To many visitors Honolulu and the island it sits on, Oahu, is Hawaii. The quip goes that if one more visitor comes to Waikiki the whole island of Oahu will flip over. Waikiki Beach, once the province of a few cottages kept for the king’s favorites, is now a solid row of highrise hotels and condos. The view from the beach looking toward Diamond Head, an extinct volcano, is still something special. Pearl Harbor is another big tourist attraction as well as being the biggest naval base outside the continental United States and scene of the Japanese attack on December 7, 1941.
Maui has two airports, the larger one being about a forty minute drive from the major tourist areas, Kaanapali Beach and Kihea Beach. The Valley Island Maui developed rapidly; it was once known primarily for its little village of Lahaina, a whaling center when whales were pursued for their fat to be boiled into oil. Lahaina is still picturesque, its old hotel a landmark, where a sign placed by its Chinese owner told the salts of yesterday what they could and could not do. Included was you pea in bed, out you go.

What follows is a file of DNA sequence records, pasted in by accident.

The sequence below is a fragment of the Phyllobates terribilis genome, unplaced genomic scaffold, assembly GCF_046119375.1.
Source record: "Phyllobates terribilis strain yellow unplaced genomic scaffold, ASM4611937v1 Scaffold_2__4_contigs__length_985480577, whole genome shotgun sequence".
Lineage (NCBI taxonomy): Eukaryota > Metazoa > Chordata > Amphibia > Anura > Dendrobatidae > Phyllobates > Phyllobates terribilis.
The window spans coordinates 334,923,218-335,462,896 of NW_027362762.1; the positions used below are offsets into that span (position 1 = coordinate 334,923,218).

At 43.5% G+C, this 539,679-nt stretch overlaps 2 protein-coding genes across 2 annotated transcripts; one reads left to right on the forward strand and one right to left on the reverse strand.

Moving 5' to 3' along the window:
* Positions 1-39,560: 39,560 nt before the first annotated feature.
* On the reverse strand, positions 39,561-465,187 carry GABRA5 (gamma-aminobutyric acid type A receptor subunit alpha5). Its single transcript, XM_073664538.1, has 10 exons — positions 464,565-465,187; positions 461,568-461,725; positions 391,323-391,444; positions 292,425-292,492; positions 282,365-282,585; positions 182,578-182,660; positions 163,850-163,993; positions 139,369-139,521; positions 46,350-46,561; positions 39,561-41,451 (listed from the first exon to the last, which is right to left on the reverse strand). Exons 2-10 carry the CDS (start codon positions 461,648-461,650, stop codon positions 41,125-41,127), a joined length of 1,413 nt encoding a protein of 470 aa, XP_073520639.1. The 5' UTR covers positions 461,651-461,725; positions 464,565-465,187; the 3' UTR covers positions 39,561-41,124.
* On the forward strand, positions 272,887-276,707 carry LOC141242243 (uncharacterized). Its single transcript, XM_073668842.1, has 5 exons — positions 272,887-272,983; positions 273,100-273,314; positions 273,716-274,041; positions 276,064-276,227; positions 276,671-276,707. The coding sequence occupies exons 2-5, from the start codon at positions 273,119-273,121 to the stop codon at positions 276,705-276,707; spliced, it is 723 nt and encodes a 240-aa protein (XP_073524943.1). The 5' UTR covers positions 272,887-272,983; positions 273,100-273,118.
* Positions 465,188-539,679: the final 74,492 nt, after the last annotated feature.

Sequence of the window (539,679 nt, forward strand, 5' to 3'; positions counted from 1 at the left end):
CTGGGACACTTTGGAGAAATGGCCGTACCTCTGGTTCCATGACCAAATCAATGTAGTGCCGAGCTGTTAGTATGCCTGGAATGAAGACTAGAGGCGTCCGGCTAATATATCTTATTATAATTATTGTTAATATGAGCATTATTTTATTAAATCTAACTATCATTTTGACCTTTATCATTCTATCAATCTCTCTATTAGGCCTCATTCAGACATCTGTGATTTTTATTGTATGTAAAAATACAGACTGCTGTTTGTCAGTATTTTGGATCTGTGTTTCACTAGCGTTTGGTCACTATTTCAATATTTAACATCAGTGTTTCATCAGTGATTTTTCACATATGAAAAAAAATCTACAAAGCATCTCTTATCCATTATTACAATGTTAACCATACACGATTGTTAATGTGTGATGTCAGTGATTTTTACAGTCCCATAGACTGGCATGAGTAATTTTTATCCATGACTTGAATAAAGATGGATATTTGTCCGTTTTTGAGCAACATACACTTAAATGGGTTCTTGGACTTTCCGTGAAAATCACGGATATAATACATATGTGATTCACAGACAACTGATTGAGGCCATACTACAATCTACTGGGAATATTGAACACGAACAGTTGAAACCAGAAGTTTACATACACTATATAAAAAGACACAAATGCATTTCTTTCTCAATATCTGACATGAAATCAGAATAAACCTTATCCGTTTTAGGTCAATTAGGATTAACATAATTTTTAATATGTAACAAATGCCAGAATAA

Maui and Molokai are well within visual range of each other, each adding to the beauty of the other. Kaanapali Beach on Maui is the first of the Hawaiian master-planned resort developments. Its three-mile swimming beach is backed by a series of hotels, a golf course and condominiums. After Oahu, Maui is the largest resort concentration in the entire Pacific Basin.